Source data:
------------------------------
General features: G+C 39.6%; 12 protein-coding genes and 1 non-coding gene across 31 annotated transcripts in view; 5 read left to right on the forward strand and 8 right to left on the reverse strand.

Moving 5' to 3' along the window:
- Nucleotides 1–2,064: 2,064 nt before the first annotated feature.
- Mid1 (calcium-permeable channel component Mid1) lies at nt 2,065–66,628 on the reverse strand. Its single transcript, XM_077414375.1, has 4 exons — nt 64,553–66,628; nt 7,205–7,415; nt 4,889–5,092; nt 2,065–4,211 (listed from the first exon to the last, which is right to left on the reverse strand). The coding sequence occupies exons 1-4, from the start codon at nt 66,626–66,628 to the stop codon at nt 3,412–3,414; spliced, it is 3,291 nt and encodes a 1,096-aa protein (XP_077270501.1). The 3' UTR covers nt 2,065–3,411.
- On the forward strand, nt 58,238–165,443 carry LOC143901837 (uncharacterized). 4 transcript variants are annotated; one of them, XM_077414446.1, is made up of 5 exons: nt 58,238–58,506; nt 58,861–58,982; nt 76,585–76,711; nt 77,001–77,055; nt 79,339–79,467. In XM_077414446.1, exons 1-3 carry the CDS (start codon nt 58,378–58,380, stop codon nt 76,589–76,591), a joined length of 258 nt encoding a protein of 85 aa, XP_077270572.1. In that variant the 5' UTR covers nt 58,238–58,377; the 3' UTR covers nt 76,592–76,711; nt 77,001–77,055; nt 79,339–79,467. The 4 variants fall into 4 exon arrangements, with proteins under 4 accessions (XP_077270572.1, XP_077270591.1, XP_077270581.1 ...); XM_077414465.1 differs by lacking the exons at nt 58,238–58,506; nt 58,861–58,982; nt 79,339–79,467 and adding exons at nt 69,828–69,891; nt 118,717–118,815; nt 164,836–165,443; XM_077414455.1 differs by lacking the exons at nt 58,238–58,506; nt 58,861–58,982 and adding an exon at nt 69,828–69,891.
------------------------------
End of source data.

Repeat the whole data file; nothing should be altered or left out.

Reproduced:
General features: G+C 39.6%; 12 protein-coding genes and 1 non-coding gene across 31 annotated transcripts in view; 5 read left to right on the forward strand and 8 right to left on the reverse strand.

Moving 5' to 3' along the window:
- Nucleotides 1–2,064: 2,064 nt before the first annotated feature.
- Mid1 (calcium-permeable channel component Mid1) lies at nt 2,065–66,628 on the reverse strand. Its single transcript, XM_077414375.1, has 4 exons — nt 64,553–66,628; nt 7,205–7,415; nt 4,889–5,092; nt 2,065–4,211 (listed from the first exon to the last, which is right to left on the reverse strand). The coding sequence occupies exons 1-4, from the start codon at nt 66,626–66,628 to the stop codon at nt 3,412–3,414; spliced, it is 3,291 nt and encodes a 1,096-aa protein (XP_077270501.1). The 3' UTR covers nt 2,065–3,411.
- On the forward strand, nt 58,238–165,443 carry LOC143901837 (uncharacterized). 4 transcript variants are annotated; one of them, XM_077414446.1, is made up of 5 exons: nt 58,238–58,506; nt 58,861–58,982; nt 76,585–76,711; nt 77,001–77,055; nt 79,339–79,467. In XM_077414446.1, exons 1-3 carry the CDS (start codon nt 58,378–58,380, stop codon nt 76,589–76,591), a joined length of 258 nt encoding a protein of 85 aa, XP_077270572.1. In that variant the 5' UTR covers nt 58,238–58,377; the 3' UTR covers nt 76,592–76,711; nt 77,001–77,055; nt 79,339–79,467. The 4 variants fall into 4 exon arrangements, with proteins under 4 accessions (XP_077270572.1, XP_077270591.1, XP_077270581.1 ...); XM_077414465.1 differs by lacking the exons at nt 58,238–58,506; nt 58,861–58,982; nt 79,339–79,467 and adding exons at nt 69,828–69,891; nt 118,717–118,815; nt 164,836–165,443; XM_077414455.1 differs by lacking the exons at nt 58,238–58,506; nt 58,861–58,982 and adding an exon at nt 69,828–69,891.